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Author Topic: Bach 2 part Invention 11 - bar 8 and 9 - the e (flat or natural)  (Read 1394 times)
elizasays
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« on: April 17, 2015, 04:56:43 AM »

Bar 9 has a lower mordent on the second note in the treble (F) - I've got the Henle urtext edition, where there's no indication that the E in the mordent should be played natural, yet it sounds bad played as a flat (which is in the key signature)

The bass preceding the E in the lower mordent has an Enatural...I'm thinking I should read this lower mordent as having an Enatural too instead of an Eflat, and have seen recordings which do this and some which don't have the mordent at all.

Would appreciate it if anyone can clarify this..
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j_menz
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« Reply #1 on: April 17, 2015, 06:06:08 AM »

Henle apparently copies Becker. Busoni and Czerny both give standard mordents, which solves your problem. If you wish to do the lower one, I'd go for E natural.

The Groenland mss has no ornamentation. The Darnkoehler one doesn't either. I'm guessing ones in later editions are editorial - certainly ornamentation is desirable, but you can adapt as taste dictates.
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"What the world needs is more geniuses with humility. There are so few of us left" -- Oscar Levant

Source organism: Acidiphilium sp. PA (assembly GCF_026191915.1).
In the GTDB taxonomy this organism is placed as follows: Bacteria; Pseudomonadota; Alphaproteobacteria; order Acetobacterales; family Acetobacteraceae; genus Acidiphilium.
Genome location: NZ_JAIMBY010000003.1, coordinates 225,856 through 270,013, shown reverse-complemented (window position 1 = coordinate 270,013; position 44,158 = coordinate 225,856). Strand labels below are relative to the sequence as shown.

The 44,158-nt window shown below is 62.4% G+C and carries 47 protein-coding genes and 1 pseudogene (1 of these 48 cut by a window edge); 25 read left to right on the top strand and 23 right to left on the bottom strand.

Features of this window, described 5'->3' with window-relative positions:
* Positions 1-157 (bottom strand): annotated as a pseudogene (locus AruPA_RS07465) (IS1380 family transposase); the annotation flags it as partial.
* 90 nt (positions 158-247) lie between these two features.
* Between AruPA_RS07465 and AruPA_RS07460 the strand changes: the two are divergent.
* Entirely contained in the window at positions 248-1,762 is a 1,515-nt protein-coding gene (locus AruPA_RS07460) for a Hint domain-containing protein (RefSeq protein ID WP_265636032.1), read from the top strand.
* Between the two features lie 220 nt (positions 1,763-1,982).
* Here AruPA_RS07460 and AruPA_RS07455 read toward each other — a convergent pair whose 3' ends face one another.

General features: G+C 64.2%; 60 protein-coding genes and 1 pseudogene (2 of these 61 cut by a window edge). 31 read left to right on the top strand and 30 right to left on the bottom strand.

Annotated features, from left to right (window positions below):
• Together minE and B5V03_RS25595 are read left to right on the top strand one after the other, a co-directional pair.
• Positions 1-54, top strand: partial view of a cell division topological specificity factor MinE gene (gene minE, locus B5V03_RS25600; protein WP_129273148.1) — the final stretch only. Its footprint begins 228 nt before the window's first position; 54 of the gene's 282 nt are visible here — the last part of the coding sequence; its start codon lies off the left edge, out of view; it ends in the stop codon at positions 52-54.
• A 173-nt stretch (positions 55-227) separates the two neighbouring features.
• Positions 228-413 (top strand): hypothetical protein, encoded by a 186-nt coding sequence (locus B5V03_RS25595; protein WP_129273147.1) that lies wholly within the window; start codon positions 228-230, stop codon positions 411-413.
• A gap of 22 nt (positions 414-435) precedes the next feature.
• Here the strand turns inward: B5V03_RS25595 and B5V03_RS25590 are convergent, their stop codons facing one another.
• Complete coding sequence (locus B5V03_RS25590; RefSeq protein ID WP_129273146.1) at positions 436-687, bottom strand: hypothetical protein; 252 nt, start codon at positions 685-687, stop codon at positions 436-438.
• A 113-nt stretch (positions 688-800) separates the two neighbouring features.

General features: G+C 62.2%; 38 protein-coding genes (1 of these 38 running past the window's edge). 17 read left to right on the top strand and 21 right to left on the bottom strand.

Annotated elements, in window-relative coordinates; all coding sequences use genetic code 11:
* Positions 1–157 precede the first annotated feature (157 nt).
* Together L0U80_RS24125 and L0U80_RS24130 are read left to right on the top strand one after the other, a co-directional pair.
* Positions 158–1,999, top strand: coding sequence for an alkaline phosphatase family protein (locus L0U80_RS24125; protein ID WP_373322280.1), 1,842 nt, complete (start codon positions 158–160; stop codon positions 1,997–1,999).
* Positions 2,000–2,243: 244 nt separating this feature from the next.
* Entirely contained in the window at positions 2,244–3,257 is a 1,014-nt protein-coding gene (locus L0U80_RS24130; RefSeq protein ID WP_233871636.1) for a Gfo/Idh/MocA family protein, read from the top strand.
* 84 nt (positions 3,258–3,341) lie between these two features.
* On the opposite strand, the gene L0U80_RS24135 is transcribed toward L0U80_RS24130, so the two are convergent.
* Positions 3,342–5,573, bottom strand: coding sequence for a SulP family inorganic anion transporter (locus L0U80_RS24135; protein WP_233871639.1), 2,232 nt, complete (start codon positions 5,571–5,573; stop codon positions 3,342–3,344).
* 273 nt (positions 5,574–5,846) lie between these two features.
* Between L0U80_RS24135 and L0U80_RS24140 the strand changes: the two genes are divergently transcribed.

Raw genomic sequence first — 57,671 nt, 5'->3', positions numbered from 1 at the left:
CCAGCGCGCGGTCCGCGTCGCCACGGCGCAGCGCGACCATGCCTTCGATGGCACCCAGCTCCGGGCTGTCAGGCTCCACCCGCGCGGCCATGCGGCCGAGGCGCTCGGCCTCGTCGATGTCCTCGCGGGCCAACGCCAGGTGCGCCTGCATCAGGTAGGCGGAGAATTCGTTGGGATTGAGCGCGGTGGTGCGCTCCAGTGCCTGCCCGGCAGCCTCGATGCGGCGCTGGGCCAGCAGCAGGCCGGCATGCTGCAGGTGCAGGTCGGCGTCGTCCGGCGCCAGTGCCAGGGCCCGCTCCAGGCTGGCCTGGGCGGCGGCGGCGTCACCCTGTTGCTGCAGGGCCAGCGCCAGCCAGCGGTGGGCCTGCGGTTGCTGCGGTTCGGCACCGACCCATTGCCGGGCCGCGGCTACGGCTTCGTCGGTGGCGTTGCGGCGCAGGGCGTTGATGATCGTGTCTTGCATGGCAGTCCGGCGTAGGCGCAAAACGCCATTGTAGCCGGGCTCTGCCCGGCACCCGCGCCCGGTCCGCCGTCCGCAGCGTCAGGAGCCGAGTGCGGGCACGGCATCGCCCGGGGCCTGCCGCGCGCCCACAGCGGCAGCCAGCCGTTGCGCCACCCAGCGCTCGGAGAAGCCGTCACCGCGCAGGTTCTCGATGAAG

themeandvariation
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« Reply #2 on: April 17, 2015, 06:22:51 AM »

Hi.
In the editions i have, none of them indicate to play e natural for the auxiliary note in the mordent…  Also, i have a facsimile of the autograph manuscript, and there is a reverse mordent, but there is no natural sign indicated...  Of the recordings I've heard, when the mordent is employed there, e natural is used… In one edition, the Schirmer's.. (questionable) they have the mordent going up  instead to g ….
Although Bach can be chromatic and harmonically complex, e natural has been used consistently in the previous 3 measures, and continues to be employed for 3 measure past that spot in question…  So if it indeed is played as e flat, it would stand out …. and being an auxiliary note, there is not enough weight to shift the harmonic tide…  
I would play it e natural.
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